The Arena Public Gardens occupy an area that is bound on one side by Corso Garibaldi, on another by Via Porciglia, and another by the main stretch of the river Bacchiglione. On the water side of the Gardens there are the remains of the Arena Bastion, which was part of the old city walls; across from it you can still see the old Gasometer and the remains of the quay where boats once unloaded coal.
Within the Gardens themselves are the remains of the foundations of the Roman amphitheatre, which was built around the year 70 AD. The elliptical wall around the theatre is in blocks of limestone, and would have served as the base for the ramped seating inside. In size, the structure will not have been smaller than the Verona Arena, something which demonstrates the exceptional economic wealth of Padua at the time.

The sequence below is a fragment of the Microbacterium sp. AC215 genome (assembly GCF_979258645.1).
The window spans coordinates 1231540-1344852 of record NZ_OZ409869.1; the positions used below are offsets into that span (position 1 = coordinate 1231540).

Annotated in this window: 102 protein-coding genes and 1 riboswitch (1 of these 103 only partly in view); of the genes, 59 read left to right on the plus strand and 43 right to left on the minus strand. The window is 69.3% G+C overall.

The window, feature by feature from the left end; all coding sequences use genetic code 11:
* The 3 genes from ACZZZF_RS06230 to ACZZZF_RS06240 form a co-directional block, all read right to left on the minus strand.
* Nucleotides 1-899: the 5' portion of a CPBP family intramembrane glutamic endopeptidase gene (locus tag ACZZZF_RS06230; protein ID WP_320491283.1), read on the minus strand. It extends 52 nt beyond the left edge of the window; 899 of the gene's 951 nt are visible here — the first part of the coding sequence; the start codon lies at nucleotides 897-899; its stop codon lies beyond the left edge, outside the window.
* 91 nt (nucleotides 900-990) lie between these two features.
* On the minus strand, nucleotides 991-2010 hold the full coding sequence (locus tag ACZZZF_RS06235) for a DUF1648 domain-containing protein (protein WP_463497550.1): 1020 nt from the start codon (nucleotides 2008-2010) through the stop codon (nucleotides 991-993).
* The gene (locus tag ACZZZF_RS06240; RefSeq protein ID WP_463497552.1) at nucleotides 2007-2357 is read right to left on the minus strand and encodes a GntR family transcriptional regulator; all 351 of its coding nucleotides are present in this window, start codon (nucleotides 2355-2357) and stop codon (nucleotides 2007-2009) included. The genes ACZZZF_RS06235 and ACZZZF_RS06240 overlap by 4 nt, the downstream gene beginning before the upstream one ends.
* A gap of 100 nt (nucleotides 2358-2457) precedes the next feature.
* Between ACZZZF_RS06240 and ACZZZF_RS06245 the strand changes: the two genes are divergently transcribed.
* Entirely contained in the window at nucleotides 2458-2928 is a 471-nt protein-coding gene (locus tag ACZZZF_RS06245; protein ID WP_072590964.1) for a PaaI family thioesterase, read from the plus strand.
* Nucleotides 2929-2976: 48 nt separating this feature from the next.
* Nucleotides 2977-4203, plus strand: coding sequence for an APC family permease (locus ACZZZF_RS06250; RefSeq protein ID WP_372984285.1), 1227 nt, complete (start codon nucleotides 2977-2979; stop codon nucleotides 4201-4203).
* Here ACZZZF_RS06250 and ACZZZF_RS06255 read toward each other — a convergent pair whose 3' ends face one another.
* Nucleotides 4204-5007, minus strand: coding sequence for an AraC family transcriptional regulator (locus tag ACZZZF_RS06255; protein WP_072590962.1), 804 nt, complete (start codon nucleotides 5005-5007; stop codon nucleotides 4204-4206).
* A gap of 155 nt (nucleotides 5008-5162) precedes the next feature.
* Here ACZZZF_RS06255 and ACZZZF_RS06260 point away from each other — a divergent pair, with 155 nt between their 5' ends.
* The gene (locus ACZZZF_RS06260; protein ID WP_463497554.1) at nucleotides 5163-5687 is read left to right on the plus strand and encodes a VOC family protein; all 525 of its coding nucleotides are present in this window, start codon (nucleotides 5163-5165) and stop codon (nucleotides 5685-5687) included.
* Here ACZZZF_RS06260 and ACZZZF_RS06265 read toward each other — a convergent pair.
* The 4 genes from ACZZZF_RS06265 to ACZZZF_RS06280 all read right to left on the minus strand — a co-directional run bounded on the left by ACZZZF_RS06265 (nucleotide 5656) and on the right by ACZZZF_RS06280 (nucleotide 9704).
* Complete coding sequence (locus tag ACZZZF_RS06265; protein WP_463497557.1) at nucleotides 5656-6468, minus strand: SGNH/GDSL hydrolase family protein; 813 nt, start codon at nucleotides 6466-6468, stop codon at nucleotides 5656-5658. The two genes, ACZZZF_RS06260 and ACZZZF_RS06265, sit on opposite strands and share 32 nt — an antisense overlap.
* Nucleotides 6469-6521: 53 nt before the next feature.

The theatre was known as an ‘arena’ because of the particularly fine sand (harena) which was sprinkled across the ground before gladiatorial combats.
In the Middle Ages, the theatre was demolished, becoming a quarry for building stones. Later, the remains were purchased by the rich Scrovegni family, who had their family palazzo built on the site, along with the famous Chapel that still bears their name. In 1801 the palazzo was itself demolished, whilst the Chapel was acquired by Padua City Council in order to preserve the famous Giotto frescoes.
At the main entrance to the Gardens stands a marble monument to Giuseppe Garibaldi which is the work of Ambrogio Borghi.
Opposite (on the other side of the road) is Palazzo Cavalli, which is now home to the Institute of Geology and the Geological Museum, while a little further on, towards the city centre, stands the Museum of Palazzo Zuckermann.